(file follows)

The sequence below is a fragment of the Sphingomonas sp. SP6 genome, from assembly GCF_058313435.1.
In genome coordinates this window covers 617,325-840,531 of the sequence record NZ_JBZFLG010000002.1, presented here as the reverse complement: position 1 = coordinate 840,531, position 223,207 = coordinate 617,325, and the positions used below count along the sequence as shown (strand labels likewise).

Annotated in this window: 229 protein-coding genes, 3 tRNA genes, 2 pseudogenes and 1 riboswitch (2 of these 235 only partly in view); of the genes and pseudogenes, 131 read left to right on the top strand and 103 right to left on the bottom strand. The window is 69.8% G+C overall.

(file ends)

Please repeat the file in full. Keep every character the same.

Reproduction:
The sequence below is a fragment of the Sphingomonas sp. SP6 genome, from assembly GCF_058313435.1.
In genome coordinates this window covers 617,325-840,531 of the sequence record NZ_JBZFLG010000002.1, presented here as the reverse complement: position 1 = coordinate 840,531, position 223,207 = coordinate 617,325, and the positions used below count along the sequence as shown (strand labels likewise).

Annotated in this window: 229 protein-coding genes, 3 tRNA genes, 2 pseudogenes and 1 riboswitch (2 of these 235 only partly in view); of the genes and pseudogenes, 131 read left to right on the top strand and 103 right to left on the bottom strand. The window is 69.8% G+C overall.